Watchdog: Thais' Hmong expulsion could be violent

AP News
Posted: Dec 27, 2009 9:35 AM

Human rights groups warned Sunday that the Thai government's planned expulsion of 4,000 ethnic Hmong to Laos could turn violent.

The Hmong, an ethnic minority group from Laos' rugged mountains, say they fear political persecution in that country, where many fought on the side of a pro-U.S. Lao government in the 1960s and '70s before the communist takeover of their country in 1975. The group is being held at a camp in northern Thailand that the government wants to close.

Panitan Watanayagorn, a Thai government spokesman, said Bangkok has secured an agreement with Laos to repatriate the group before the end of the year.

Human Rights Watch, one of several rights groups monitoring the situation, said the deportation was expected to begin late Sunday or early Monday, noting that soldiers, police and other security personnel were mobilized near the camp and told to wear body armor. There also were reports that 100 trucks and buses were standing by.

Sunai Phasuk, a Thai representative for the New York-based group, said mobile phone signals inside the camp in Phetchabun province had been jammed so nobody could call out. Rights groups fear the Hmong will resist the deportation, as they have during smaller-scale repatriations.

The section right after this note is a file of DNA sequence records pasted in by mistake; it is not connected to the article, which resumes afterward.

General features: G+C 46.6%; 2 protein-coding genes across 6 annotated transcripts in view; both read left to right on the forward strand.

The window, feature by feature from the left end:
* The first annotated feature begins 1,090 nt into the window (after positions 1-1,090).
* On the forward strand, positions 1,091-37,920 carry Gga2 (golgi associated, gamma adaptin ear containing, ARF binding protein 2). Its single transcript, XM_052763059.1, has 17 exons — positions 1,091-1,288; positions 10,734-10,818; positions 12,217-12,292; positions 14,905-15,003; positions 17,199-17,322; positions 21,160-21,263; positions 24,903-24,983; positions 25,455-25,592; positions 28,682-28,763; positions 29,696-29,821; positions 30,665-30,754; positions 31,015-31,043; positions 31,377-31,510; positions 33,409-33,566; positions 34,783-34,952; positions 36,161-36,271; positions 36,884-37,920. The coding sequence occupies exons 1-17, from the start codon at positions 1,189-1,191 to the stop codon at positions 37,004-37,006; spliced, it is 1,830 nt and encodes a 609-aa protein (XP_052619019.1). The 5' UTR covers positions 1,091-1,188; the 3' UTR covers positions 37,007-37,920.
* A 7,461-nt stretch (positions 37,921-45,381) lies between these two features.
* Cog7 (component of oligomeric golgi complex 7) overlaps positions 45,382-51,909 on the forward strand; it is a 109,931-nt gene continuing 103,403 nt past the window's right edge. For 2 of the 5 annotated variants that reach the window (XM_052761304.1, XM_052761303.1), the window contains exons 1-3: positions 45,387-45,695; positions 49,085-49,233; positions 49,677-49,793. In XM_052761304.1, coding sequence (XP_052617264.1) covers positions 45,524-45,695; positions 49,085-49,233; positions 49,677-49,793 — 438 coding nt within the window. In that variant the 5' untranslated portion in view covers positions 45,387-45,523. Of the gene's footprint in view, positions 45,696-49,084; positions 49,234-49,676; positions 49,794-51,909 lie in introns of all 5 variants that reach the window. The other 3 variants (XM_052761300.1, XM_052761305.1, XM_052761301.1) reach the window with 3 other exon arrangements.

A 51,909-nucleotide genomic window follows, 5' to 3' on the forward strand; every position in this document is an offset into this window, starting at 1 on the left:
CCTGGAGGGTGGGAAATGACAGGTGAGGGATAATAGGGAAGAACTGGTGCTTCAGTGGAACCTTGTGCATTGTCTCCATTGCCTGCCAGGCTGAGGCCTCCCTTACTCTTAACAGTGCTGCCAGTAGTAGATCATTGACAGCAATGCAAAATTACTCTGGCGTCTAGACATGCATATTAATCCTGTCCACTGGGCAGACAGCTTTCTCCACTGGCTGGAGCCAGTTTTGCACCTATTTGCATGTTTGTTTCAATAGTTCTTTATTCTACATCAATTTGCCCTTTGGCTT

"It never happens smoothly," Sunai said. "If the Hmong resist it and there is an eruption of violence, the army may react in full force."

The United States and human rights groups have expressed concern about their expulsion, saying some of the Hmong could qualify for refugee status and should not be sent back.

Laos denies the Hmong are Lao citizens, describing them as Thailand's problem, though Bangkok says Laos has agreed to take this group back. Thai authorities say the group of Hmong in Phetchabun are "economic migrants" who have entered the country illegally and are not legitimate refugees.

The Thai government has sought to quiet international concerns, saying measures will be taken to ensure that human rights are not violated.

"We have assurances from the top level of Laos that these people will be safe and sound," Panitan said.

The U.S. State Department has urged Thailand not to hastily expel the entire group, noting that in the past the Thai government has said many of them are in need of protection. Acting spokesman Mark Toner said in a statement Thursday that to repatriate such people would "imperil the well-being of many individuals" and violate international principles.

Toner said the U.S. had raised the issue many times with Bangkok, most recently this week during the visit of a senior State Department official.